Acne Rosacea is characterised by chronic inflammation of the central facial area and the eyes that causes social discomfort and can greatly reduce a person quality of life. In the USA it is thought up to 16 million people suffer from this widespread - but not well understood - condition.
Gastrointestinal disorders are very commonly reported by patients suffering with Acne Rosacea. This can range from bloating and flatulence, to acid reflux, abdominal cramping, as well as constipation and/or diarrhea. Rosacea is also often associated, or co-exists in cases of more serious digestive disorders such as celiac disease, gastritis, Crohn’s disease, and Helicobacter pylori infection, low stomach acid output (hypochlorhydria).
This curious association is most likely caused by mucosal inflammation in the digestive tract.
SIBO is a condition in which the normal flora of the large intestine has migrated to the small intestine. The small intestine is the site of digestion and absorption, as well as mucosal immunity. Any bacterial overgrowth in this location can greatly impact nutritional absorption as well as systemic inflammation.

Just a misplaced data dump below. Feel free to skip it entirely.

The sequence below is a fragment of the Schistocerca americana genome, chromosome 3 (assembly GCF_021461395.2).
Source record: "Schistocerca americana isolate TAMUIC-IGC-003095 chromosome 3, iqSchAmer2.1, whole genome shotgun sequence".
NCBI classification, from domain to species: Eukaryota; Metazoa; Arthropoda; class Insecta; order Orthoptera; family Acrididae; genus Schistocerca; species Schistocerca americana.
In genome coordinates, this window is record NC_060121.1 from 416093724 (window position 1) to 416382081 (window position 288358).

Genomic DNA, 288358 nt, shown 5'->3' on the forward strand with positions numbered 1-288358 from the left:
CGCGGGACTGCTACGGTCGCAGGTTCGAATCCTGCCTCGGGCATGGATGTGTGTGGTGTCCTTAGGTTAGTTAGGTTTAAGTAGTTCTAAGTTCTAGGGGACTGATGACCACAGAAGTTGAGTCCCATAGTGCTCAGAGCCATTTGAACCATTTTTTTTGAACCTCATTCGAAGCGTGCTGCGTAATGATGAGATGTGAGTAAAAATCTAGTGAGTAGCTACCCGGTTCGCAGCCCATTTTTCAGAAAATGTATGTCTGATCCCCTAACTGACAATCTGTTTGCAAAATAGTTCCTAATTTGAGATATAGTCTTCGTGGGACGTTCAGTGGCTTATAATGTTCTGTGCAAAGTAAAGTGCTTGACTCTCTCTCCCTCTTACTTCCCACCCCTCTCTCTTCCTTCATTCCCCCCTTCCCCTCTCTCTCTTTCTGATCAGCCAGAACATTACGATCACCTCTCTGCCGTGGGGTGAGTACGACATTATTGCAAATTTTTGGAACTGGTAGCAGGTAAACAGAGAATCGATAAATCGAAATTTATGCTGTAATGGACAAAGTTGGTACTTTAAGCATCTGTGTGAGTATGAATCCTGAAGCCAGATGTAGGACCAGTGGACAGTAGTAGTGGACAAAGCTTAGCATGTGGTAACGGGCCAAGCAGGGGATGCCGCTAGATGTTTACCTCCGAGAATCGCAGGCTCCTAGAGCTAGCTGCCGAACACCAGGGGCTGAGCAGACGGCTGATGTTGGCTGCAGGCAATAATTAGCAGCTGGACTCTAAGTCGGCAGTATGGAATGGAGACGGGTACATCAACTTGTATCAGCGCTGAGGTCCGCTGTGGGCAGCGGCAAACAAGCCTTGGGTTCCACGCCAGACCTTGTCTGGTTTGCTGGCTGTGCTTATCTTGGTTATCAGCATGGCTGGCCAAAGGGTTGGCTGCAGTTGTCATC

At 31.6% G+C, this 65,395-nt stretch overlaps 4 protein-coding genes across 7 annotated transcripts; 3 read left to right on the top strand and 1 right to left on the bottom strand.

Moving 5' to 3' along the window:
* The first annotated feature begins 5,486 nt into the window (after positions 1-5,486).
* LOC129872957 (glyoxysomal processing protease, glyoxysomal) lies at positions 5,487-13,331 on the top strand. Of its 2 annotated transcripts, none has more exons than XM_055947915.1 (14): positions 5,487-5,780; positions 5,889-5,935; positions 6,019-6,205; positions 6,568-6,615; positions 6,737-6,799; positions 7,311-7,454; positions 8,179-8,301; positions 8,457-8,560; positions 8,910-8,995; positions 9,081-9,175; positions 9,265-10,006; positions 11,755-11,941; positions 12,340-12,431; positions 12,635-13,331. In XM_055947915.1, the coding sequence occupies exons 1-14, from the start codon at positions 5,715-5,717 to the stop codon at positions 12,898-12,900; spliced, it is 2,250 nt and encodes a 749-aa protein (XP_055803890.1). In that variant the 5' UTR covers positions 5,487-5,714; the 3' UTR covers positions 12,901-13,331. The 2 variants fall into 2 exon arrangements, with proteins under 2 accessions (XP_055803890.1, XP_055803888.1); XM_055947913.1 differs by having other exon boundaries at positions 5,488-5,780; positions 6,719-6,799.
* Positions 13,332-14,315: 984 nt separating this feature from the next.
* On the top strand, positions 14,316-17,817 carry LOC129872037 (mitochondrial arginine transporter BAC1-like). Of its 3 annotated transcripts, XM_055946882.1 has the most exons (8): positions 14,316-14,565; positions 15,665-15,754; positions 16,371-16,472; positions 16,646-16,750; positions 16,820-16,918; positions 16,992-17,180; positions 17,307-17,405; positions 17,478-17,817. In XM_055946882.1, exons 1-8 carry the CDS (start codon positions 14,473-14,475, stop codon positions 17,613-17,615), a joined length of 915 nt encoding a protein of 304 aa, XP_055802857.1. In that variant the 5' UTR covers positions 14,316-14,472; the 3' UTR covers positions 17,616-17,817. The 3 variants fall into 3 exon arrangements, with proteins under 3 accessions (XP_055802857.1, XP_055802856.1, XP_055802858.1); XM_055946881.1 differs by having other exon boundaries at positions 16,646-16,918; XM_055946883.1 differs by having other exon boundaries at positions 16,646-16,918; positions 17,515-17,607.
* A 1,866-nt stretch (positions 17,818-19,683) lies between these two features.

One research study looked at 113 patients with Acne Rosacea and 60 healthy control patients. 52 out of the 113 patients with rosacea tested positive for SIBO via the standard breath test versus only 3 out of the 60 controls. This showed that Acne Rosacea patients had a significantly higher SIBO prevalence than controls—50% of patients with rosacea had SIBO. After receiving specialised antibiotic treatment (Rifaximin for 10 days), eradication of the bacterial overgrowth induced an almost complete regression of Acne Rosacea and maintained excellent results for over 9 months in most Acne Rosacea patients ( Parodi et al. Am J Gastroenterol 2008;6:759-764)
This is exciting news for Rosacea sufferers who often only get marginal results with medications.
SIBO is easily tested using a breath test—this can be conveniently done at home. Treatment involves specific antibiotic therapy—either conventional or natural, as well as a restricted diet for a period of time to prevent relapse.